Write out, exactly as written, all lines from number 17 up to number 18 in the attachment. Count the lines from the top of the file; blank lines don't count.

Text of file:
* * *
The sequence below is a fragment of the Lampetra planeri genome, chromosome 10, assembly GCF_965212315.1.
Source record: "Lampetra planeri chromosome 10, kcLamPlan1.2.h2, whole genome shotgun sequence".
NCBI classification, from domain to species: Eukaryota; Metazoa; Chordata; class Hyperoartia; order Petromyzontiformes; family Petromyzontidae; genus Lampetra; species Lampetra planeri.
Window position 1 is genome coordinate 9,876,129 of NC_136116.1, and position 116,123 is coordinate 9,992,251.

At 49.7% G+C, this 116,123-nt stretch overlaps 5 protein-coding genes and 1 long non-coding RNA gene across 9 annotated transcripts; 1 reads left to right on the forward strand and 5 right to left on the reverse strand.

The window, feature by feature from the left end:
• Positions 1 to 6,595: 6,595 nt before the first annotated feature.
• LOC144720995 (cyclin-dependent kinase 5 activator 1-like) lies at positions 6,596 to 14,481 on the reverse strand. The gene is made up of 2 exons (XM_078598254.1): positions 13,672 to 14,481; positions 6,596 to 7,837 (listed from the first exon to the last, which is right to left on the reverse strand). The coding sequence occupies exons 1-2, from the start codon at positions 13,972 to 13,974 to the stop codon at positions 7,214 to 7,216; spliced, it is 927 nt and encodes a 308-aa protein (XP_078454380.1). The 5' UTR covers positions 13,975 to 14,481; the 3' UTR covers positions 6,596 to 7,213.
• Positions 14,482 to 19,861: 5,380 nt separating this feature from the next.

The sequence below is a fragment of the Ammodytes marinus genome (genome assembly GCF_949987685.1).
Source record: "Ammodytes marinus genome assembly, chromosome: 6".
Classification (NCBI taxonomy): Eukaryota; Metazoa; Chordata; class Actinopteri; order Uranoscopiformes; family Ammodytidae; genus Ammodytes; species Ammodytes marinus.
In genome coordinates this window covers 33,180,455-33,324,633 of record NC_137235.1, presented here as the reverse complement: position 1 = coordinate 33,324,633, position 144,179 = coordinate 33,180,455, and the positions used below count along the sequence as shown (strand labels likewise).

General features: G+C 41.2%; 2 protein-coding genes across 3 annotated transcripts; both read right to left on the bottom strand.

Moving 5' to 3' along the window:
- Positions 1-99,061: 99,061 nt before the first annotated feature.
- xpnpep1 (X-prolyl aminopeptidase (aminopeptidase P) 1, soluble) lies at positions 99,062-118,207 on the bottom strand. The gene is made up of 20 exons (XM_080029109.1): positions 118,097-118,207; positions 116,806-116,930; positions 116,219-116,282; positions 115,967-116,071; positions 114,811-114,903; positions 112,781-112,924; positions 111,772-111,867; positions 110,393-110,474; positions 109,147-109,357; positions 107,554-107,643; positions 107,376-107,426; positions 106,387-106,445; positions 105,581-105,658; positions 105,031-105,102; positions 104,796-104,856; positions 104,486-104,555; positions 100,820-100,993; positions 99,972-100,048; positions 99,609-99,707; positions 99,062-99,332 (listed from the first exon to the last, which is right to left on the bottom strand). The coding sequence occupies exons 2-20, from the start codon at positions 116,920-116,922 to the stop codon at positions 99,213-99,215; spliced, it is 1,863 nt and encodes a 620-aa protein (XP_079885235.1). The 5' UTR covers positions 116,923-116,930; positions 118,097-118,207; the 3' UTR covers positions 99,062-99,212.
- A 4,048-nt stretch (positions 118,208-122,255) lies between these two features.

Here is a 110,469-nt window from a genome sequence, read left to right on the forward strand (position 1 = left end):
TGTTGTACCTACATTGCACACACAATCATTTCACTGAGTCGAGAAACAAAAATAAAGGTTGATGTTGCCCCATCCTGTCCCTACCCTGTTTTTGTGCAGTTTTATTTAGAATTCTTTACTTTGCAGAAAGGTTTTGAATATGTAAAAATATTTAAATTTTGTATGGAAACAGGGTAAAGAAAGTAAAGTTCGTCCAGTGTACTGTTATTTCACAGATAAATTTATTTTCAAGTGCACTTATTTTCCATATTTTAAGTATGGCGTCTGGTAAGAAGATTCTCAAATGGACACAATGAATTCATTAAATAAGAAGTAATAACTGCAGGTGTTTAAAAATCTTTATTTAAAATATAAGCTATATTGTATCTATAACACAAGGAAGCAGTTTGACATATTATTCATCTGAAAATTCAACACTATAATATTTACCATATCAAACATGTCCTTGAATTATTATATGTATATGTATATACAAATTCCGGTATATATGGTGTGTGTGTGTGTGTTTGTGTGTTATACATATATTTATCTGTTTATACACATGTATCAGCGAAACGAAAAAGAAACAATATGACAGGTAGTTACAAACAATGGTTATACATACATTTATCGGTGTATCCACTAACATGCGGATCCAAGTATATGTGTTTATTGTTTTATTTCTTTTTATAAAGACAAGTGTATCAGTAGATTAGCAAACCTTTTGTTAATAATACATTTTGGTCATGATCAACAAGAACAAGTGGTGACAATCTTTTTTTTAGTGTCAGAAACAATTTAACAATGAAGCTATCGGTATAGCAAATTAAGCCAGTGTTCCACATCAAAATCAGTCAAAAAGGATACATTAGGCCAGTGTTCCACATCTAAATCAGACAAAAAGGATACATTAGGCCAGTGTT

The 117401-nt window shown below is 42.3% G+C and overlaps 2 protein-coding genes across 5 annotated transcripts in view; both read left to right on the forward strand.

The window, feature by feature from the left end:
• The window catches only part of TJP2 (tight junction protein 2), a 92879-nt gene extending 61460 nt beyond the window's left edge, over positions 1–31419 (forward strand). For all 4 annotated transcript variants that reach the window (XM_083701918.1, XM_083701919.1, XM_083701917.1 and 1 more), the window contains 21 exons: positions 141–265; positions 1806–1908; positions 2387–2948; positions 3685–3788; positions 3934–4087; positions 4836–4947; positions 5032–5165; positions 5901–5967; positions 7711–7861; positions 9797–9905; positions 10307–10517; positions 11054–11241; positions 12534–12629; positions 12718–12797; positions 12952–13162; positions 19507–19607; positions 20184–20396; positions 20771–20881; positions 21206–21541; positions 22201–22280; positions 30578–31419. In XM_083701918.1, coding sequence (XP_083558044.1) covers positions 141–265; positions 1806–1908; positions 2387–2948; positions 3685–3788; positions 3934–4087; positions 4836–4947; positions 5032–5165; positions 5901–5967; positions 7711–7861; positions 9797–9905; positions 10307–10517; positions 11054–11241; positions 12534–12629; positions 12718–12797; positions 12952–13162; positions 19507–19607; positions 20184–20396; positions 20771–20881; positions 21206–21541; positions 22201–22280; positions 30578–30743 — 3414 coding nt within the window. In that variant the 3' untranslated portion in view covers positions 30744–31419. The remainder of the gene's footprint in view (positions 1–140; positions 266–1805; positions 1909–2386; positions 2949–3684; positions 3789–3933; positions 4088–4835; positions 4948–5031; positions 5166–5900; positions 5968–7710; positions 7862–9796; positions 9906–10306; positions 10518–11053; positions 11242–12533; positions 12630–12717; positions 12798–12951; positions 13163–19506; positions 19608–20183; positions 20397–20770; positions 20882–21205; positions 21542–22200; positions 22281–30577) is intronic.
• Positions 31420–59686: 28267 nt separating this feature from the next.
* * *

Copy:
- xpnpep1 (X-prolyl aminopeptidase (aminopeptidase P) 1, soluble) lies at positions 99,062-118,207 on the bottom strand. The gene is made up of 20 exons (XM_080029109.1): positions 118,097-118,207; positions 116,806-116,930; positions 116,219-116,282; positions 115,967-116,071; positions 114,811-114,903; positions 112,781-112,924; positions 111,772-111,867; positions 110,393-110,474; positions 109,147-109,357; positions 107,554-107,643; positions 107,376-107,426; positions 106,387-106,445; positions 105,581-105,658; positions 105,031-105,102; positions 104,796-104,856; positions 104,486-104,555; positions 100,820-100,993; positions 99,972-100,048; positions 99,609-99,707; positions 99,062-99,332 (listed from the first exon to the last, which is right to left on the bottom strand). The coding sequence occupies exons 2-20, from the start codon at positions 116,920-116,922 to the stop codon at positions 99,213-99,215; spliced, it is 1,863 nt and encodes a 620-aa protein (XP_079885235.1). The 5' UTR covers positions 116,923-116,930; positions 118,097-118,207; the 3' UTR covers positions 99,062-99,212.
- A 4,048-nt stretch (positions 118,208-122,255) lies between these two features.